Here’s a question to which we kinda already know the answer:
I was asked this when I unsubscribed for an Intuit mailing list I hadn’t signed up for. I did start using QuickBooks online, which I’m mostly liking (despite my insane problems with their payroll service and cancelling it… including having to cancel payroll when I hadn’t signed up for it). But I certainly wouldn’t have opted into any mailing list. Nothing QB wants to tell me is worth an email.
The email was some big scary thing warning me that my Quickbooks needs a tune up. You mean you created a product that doesn’t just keep getting better? I have to stop, call you, and “tune it up”? Or are you just trying to get me to call so you can sell me something?
The whole thing seemed really dirty and not genuine. Thing 1, crappy marketing. Thing 2, I didn’t want your emails.
OK, but how do you FEEL about receiving emails when you didn’t sign up to get emails?
Thanks for asking. Not sure what marketing person insisted that you ask people that, especially once they’re unsubscribing. We can pretty much guess what the UNSUBSCRIBING people think.
What do the people who stay on the mailing list think? Are they just deleting it? Are they happy to get these?
“I am so glad that company I bought from put me on their email mailing list without my opt-in permission to do so,” said no-one ever.
There you go, Quickbooks marketing department. I just saved you a lot of time in running and analysing a survey. Plus all the meetings you’ll then hold about the survey and what to do next.
Ptype has a mailing list just for updates on our Axure training offerings. That means you’ll be among the first people to learn beyond-exciting things such as:
- When we are scheduling live workshops or webinars. We have an upcoming two-day Axure workshop in San Francisco on March 5 and 6. We will soon be announcing one-day prototyping workshops in Los Angeles and Seattle.
- When we are releasing new video courses. We recently launched our first video course on Prototyping With Axure RP, and plan to launch more in 2015.
- When we will be in certain cities. For example, if we’re going to be in Atlanta and you wanted to book live training at your office in Charlotte, you’ll save on some of our travel expenses by scheduling your training around our trip to Atlanta.
We typically only send one email each month, so you will not feel spammed. And we never sell, rent, share, or give your details to any other company or human.
You can also “like” us on Facebook or follow us on Twitter. However, email would be the fastest and most direct way to stay in touch, especially considering Facebook doesn’t show page fans all of the page’s posts; you might miss a cool announcement.
Eeek, let’s write this a little better…
If you are checking by default, then just let that say, “Yes, I agree to be added to your mailing list.” People who don’t want that will uncheck.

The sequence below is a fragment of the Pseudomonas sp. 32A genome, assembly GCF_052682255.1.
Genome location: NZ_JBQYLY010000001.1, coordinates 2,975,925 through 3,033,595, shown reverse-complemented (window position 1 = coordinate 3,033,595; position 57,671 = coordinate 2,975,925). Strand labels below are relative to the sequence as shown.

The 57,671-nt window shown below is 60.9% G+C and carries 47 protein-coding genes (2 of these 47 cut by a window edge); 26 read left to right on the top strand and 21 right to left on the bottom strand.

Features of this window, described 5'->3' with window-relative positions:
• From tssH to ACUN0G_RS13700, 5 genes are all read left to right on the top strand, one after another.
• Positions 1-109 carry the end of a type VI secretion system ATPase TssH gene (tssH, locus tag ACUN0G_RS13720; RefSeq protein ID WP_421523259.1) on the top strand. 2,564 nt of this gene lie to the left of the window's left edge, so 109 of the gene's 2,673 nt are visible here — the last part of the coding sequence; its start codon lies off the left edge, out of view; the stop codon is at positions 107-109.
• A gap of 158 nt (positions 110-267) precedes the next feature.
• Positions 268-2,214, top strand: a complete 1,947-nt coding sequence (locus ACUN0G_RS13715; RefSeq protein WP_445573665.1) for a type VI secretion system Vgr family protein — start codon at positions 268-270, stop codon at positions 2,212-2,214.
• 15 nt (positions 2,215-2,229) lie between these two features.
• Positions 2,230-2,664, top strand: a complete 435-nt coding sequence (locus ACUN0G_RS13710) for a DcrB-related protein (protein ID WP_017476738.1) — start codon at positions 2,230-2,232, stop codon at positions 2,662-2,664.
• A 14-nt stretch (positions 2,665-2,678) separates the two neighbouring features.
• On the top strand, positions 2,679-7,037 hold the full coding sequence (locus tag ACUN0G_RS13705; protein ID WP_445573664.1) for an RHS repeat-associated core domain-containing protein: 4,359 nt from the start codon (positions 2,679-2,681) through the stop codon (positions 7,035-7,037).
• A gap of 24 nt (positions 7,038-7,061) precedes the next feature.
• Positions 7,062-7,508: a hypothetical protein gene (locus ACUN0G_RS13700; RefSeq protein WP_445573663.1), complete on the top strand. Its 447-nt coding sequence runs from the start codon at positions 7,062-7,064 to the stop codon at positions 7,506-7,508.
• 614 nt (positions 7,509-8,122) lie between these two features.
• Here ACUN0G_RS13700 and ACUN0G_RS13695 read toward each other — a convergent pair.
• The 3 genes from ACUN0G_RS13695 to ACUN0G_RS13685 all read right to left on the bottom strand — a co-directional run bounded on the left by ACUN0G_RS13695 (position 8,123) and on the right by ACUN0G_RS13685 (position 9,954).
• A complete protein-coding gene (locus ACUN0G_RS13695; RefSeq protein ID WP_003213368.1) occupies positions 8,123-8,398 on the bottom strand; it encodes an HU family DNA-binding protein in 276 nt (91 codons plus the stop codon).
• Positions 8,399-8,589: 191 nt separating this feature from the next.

Unless you were going for confusing.
Once upon a time, I played Words With Friends. For like a day. Zynga grabbed my email address from Facebook and put me on my mailing list. I didn’t opt in. So thing one, that sucks.
Now, I get all kinds of stupid emails about all kinds of games I haven’t played and will never play.
I thought it might go away if I went into Facebook settings and disconnected Words With Friends as an app. That means Zynga can’t connect me to me anymore, right? Not right. They keep emailing me because they have my email address.
When I click the unsubscribe link in the email, I get this:
Ummmmm, I don’t want to log in. And when I click Facebook, it asks for permissions for their app to connect to my Facebook account. Well wait, I don’t want that. I just want off the mailing list.
Isn’t it illegal to not give people an easy way to leave a mailing list, especially one they didn’t sign up for? Zynga sucks it.
And don’t do this to your users. Creating obstacles doesn’t get people to stay. It gets them to hate you more and probably tell friends how much they hate you.
This happened. How? Why? Which part of “unsubscribe me” makes it sound like I want to be on this list for 10 more days?
How is it that your email system doesn’t email who’s on your list when it’s time to send? Does that mean your email list is sending to people who opted out and NOT sending to people who recently joined?
Does it take ten days to get on the list? I don’t know. I didn’t sign up for this list. I was being spammed. But I bet it doesn’t take 10 days to join the list.
Unsubscribes should be immediate. And you should never put someone on a mailing list unless they opted into YOUR list. Buying a list off a friend doesn’t mean those people want to hear from you. They might not even want to hear from your friend.
Download this free whitepaper. It’s never really free, is it. They always want your name and email so they can add you to a mailing list. Sometimes they’re honest about adding you to a mailing list, and sometimes it’s a surprise you get later.
That also seems to assume that wanting to read your whitepaper goes with interest in you or your company. Those may not go together. Sometimes I’m just doing research and your whitepaper looks relevant. I don’t want to be added to a mailing list.
If the whitepaper or report is truly free, let me have it.
I went to read a whitepaper on UX by what seemed to be an expert. But this was the page I was shown. I’ve blurred out names, companies, and other info since I’m not looking to specifically call this person out. But holy cats, this is a UX whitepaper, you are a UX expert, and you’ve decided that people will fill out your form to get the whitepaper.
I filled out the form. Click to enlarge.